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        1 - Historical Deliberations over the Principle of the Nobler Possibility
        Hoorieh Shojaee Baghini Einollah  Khademi
        The present paper examines the principiality of the principle of the nobler possibility as an Illuminationist principle. Despite the common belief regarding the Greek root of this principle, here the writers claim that it is among the concomitants of the Illuminationist Full Text
        The present paper examines the principiality of the principle of the nobler possibility as an Illuminationist principle. Despite the common belief regarding the Greek root of this principle, here the writers claim that it is among the concomitants of the Illuminationist philosophy and is not consistent with Peripatetic ideas and principles. In order to demonstrate their standpoint, they initially provide some proofs from the works of Suhrawari himself and the commentators of his philosophical school and explain how the words of such commentators have led to the idea that this principle has a background prior to the development of Illuminationist philosophy. Second, they examine the concomitants of the Illuminationist school and conclude that Suhrawardi used this principle in order to prove the philosophical principles of his own school, which are not accepted by the Peripatetic school. Hence, it is wrong to seek for a background for this principle in pre-Suhrawardi times. Manuscript Document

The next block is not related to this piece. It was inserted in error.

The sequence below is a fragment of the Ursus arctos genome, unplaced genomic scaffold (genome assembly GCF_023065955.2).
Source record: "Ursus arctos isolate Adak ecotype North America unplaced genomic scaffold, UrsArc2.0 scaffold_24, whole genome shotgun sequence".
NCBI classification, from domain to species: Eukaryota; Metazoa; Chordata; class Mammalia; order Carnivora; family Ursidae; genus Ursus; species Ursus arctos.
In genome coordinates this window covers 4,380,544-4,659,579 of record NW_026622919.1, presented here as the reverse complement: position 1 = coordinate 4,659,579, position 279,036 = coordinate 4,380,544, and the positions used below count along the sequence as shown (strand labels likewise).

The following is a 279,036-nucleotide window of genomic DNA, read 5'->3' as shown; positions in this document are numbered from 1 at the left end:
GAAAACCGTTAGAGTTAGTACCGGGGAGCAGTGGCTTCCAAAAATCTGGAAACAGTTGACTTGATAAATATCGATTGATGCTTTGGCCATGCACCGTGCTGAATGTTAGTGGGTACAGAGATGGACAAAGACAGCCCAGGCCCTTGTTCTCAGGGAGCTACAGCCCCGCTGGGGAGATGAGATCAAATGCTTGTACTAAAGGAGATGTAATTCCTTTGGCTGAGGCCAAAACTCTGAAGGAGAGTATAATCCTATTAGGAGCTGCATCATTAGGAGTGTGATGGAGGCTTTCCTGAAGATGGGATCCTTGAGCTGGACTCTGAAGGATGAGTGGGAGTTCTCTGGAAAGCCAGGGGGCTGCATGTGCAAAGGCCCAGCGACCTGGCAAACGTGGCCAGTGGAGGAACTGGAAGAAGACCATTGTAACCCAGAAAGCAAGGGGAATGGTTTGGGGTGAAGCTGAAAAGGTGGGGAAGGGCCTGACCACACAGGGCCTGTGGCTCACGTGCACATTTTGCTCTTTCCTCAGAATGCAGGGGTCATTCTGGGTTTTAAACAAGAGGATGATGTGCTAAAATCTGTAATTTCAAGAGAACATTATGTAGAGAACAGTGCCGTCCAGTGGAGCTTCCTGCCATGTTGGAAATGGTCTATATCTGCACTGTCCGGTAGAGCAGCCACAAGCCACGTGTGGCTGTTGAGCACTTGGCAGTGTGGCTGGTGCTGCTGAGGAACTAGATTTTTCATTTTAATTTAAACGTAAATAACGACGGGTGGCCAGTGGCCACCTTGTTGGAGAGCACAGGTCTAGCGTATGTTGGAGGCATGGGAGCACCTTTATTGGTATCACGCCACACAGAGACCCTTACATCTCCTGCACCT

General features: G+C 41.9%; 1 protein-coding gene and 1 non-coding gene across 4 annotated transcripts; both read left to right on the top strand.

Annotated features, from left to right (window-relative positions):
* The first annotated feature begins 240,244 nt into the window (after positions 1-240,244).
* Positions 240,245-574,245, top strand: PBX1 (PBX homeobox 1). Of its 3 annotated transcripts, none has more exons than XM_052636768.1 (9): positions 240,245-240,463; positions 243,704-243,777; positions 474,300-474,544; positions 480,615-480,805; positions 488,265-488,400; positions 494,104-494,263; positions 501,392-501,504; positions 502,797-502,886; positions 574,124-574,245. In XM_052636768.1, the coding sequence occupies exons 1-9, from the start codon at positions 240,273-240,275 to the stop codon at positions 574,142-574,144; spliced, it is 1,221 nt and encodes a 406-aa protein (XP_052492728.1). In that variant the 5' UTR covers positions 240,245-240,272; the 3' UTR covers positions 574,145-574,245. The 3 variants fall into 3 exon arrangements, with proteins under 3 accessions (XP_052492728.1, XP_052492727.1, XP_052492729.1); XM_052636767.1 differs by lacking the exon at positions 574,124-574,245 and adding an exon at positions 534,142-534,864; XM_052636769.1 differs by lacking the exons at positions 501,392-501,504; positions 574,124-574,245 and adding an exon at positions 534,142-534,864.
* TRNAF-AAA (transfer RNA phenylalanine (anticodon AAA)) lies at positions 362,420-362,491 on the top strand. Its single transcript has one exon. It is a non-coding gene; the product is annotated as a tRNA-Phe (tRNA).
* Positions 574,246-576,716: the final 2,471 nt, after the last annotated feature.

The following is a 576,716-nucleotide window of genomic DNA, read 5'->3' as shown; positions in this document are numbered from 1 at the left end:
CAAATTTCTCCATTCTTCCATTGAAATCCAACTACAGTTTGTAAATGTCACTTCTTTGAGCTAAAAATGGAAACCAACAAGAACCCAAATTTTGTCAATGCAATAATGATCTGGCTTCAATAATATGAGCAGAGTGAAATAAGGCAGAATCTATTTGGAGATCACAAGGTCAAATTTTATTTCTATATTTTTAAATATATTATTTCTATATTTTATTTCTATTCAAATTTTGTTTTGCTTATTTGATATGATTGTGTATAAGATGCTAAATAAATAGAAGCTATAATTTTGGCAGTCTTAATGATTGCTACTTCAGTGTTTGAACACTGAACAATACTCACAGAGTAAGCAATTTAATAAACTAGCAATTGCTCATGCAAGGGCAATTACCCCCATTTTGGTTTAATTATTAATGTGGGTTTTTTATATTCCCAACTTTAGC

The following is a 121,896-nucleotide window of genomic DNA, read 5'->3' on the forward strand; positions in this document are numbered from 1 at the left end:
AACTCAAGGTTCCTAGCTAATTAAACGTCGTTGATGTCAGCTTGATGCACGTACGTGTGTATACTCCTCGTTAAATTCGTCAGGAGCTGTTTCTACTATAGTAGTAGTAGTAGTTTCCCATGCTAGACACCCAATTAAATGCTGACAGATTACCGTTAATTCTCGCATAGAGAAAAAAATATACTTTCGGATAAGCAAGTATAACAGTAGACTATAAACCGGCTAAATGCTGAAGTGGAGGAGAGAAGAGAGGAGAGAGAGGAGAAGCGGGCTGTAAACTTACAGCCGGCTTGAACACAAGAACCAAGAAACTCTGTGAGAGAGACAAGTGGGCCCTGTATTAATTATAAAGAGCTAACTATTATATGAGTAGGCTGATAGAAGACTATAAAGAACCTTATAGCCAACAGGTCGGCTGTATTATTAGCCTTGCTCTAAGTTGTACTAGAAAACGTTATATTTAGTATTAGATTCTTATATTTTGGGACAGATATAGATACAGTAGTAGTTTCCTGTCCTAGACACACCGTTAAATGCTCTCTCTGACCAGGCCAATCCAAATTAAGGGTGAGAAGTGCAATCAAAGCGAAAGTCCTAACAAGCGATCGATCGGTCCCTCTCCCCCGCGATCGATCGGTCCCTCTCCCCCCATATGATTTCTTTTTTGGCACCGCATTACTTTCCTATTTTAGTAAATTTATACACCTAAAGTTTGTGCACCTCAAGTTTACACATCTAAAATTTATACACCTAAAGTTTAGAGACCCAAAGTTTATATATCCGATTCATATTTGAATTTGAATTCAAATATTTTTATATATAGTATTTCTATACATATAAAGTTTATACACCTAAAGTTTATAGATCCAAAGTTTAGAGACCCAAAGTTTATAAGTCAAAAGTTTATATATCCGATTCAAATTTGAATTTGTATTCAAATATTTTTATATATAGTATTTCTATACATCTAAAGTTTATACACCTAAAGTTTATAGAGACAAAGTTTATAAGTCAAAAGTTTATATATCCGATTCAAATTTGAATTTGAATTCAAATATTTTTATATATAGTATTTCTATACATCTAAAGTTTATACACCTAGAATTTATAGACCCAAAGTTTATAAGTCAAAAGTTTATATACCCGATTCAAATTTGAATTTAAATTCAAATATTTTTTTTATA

• Open Access Article

        2 - Genealogy and Identity of the World of Suspended Ideas in Illuminationist Philosophy
        Seyyed Mohammadali  Dibaji
        The theory of suspended ideas is one of Suhrawardī’s most important philosophical innovations. Several challenging queries have been ventured regarding this theory; for example, questions have been raised about the identity of this world in the hierarchy of the realms o Full Text
        The theory of suspended ideas is one of Suhrawardī’s most important philosophical innovations. Several challenging queries have been ventured regarding this theory; for example, questions have been raised about the identity of this world in the hierarchy of the realms of being. This question, in its Illuminationist sense, has been posed as follows: Is the identity of this world of the type of light, darkness, or a combination of both of them? Another question asks whether this theory is related to the legacy of Islamic philosophy, wisdom, and kalām, and to which views it leads in its genealogical sense in the history of these three disciplines. The findings of the present study indicate that the discussions of the faculty of imagination in Fārābī’s philosophy, imagination and spherical souls in Ibn Sīnā’s philosophy, the belief in Purgatory in Islamic kalām, and the theory of allegory in gnosis are the philosophical and ideological legacies which have influenced the explanation of this theory. On the other hand, resorting to Suhrawardī’s principles and arguments to explain this theory and the identity of the world of Ideas indicates that the existents of the world possess collective modal ideas and both luminous and dark identities. Manuscript Document
      • Open Access Article

        3 - Bilateral Relationship of Metaphysics of Light with the Dynamic World and Illuminationist Psychology in Dionysius and Suhrawardī
        Abdolreza Safari
        The present paper basically hypothesizes that the recent Neoplatonic philosophy is entangled with Christian and Jewish traditions. Accordingly, it would be possible to match Dionysius’ thoughts with those of Illuminationist and mystic philosophers, particularly Suhrawar Full Text